The beleagured automotive industry has been thrown a lifeline after the Chancellor admitted he was considering a request for a financial bail-out.
The Society of Motor Manufacturers (SMMT) has asked the Government to make loans available to car manufacturers to compensate for the refusal of banks to offer short-term credit during the recession.
Jaguar Land Rover, which employs 17,000 in Birmingham, Solihull and Liverpool, is believed to be among manufacturers asking for credit to be made available.
The SMMT asked the Government to consider making credit available when representatives met Business Secretary Lord Mandelson late mast month. Jaguar will not comment on reports that it has asked for loans, but points out that it is represented by the SMMT.
If credit was made available, it would probably be to help businesses deal with immediate cashflow problems which would be dealt with by bank loans in normal circumstances.
Speaking in Westminster, Mr Darling said the Government was prepared to consider requests for help, but warned that there were important differences between helping the manufacturing sector and supporting banks, which have benefitted form a £500 billion rescue plan.
He said: “There is a distinction between the banking system and general support.”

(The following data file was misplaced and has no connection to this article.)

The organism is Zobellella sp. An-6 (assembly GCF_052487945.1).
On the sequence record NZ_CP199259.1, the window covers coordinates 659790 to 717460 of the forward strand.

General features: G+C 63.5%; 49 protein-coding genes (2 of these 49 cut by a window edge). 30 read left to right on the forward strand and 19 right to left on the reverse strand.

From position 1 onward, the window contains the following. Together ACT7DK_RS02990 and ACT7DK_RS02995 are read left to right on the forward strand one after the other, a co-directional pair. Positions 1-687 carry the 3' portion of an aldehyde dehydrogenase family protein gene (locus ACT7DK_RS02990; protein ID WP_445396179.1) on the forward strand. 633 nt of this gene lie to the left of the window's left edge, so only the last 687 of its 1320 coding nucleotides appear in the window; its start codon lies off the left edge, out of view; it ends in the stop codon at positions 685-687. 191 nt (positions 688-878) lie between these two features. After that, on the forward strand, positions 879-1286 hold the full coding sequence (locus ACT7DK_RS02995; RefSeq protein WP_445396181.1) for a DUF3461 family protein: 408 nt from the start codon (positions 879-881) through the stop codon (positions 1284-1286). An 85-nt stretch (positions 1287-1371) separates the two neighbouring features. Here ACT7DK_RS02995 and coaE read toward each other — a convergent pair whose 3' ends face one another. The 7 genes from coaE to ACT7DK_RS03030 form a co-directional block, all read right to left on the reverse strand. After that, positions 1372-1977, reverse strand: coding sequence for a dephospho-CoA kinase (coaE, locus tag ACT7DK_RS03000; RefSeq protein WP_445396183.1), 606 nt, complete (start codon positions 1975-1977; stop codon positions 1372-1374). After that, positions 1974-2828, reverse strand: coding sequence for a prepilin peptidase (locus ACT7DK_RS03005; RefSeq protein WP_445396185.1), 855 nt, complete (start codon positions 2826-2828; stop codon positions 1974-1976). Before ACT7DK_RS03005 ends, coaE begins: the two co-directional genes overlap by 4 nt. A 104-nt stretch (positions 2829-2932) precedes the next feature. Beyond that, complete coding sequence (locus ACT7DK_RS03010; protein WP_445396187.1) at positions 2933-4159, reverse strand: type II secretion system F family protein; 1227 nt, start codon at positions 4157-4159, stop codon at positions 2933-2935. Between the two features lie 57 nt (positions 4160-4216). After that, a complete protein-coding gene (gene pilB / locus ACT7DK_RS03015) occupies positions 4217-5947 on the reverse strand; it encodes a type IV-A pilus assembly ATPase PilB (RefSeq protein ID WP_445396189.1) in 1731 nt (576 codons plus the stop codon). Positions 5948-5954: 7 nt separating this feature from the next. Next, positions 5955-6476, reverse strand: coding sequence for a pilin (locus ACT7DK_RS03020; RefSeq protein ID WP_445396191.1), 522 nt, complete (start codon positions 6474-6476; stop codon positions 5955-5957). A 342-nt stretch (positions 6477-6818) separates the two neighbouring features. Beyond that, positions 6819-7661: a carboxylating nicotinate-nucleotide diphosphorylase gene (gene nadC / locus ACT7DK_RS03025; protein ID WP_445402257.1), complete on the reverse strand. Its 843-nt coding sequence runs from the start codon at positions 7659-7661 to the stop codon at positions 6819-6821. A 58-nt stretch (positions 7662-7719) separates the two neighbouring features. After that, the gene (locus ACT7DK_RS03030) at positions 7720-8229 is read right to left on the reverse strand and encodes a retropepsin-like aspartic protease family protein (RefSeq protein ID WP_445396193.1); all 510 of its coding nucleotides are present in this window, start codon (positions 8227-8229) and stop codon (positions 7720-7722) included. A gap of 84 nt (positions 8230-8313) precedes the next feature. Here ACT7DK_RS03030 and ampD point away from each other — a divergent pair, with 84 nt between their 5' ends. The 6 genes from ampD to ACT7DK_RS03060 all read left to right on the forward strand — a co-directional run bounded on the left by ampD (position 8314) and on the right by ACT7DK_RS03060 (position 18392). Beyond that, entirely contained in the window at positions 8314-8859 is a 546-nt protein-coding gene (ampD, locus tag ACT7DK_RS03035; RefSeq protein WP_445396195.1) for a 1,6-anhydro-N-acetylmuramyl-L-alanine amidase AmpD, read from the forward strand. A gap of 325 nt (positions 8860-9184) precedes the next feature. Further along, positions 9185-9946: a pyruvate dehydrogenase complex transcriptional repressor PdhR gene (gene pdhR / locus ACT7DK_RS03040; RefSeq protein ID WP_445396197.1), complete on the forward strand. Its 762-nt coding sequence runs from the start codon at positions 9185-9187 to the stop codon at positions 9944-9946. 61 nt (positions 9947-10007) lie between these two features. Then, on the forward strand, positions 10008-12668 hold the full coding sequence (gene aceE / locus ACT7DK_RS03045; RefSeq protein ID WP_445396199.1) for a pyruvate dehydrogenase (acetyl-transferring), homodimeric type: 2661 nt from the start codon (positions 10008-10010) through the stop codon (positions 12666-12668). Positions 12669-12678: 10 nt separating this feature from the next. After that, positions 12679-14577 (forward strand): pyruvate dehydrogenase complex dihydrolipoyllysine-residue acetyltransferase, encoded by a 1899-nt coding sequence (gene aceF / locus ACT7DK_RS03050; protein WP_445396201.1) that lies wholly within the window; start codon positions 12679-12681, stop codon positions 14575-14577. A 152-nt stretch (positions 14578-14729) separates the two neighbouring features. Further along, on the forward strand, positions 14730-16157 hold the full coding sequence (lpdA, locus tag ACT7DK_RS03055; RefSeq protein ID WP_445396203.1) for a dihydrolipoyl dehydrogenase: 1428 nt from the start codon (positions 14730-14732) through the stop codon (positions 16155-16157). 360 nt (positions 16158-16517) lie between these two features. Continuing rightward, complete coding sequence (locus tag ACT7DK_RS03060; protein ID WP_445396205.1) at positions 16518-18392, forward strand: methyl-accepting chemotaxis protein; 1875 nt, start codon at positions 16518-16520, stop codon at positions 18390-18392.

It had been necessary to support the banking system because it is “central to everything we do”, Mr Darling said.
Asked if he would support carmakers, he said: “In relation to companies in general, through mostly the Department of Business and Enterprise, and also other arms of Government, we do offer support for investment.
“In relation to other requests we receive, we will judge them on their merits.
“But the main support we can actually give is the support we give the economy generally. Cutting VAT affects the price of cars, for example.”
Conservative leader David Cameron met Andrew McCall, Government Affairs Director with Jaguar Land Rover, and other senior figures from businesses such as Toyota and Airbus, as well as Staffordshire-based firm JCB.
Other senior Tories taking part in the meeting included shadow chancellor George Osborne and shadow business minister Mark Prisk.
Mr Prisk said Conservatives believed the government should look seriously at offering support, but stressed that no business had asked for a “hand-out”.
He said: “There are two principles that we feel are important. One is that we should be looking at providing support in the form of loans, and not in terms of grants.
“It has to be a business that is viable, and that risk assessment has to be taken commercially.”
The Government also had to ensure foreign firms such as Tata, the Indian business which owns Jaguar Land Rover, were committed to the long-term future of their subsidiaries before it could consider making funding available, he said.
“Where there is a foreign owner, we have to make sure that there is a long term commitment from that owner to the viability of that business in the longer term.”
“Those are important principles on which we would want to judge any support for an individual business.”
A spokeswoman for the Society of Motor Manufacturers and Traders said it was still waiting for a response from the Government.